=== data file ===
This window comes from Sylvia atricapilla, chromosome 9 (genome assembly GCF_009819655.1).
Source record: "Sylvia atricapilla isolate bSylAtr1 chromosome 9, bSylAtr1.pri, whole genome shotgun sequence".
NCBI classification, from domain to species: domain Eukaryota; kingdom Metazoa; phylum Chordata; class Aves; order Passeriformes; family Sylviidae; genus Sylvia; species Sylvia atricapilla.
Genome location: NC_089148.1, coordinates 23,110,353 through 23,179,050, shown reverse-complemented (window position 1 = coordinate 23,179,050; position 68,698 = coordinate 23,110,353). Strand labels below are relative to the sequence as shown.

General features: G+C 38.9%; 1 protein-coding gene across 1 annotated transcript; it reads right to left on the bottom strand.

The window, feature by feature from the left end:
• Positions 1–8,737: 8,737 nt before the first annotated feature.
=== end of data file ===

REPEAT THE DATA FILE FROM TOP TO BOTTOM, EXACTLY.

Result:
This window comes from Sylvia atricapilla, chromosome 9 (genome assembly GCF_009819655.1).
Source record: "Sylvia atricapilla isolate bSylAtr1 chromosome 9, bSylAtr1.pri, whole genome shotgun sequence".
NCBI classification, from domain to species: domain Eukaryota; kingdom Metazoa; phylum Chordata; class Aves; order Passeriformes; family Sylviidae; genus Sylvia; species Sylvia atricapilla.
Genome location: NC_089148.1, coordinates 23,110,353 through 23,179,050, shown reverse-complemented (window position 1 = coordinate 23,179,050; position 68,698 = coordinate 23,110,353). Strand labels below are relative to the sequence as shown.

General features: G+C 38.9%; 1 protein-coding gene across 1 annotated transcript; it reads right to left on the bottom strand.

The window, feature by feature from the left end:
• Positions 1–8,737: 8,737 nt before the first annotated feature.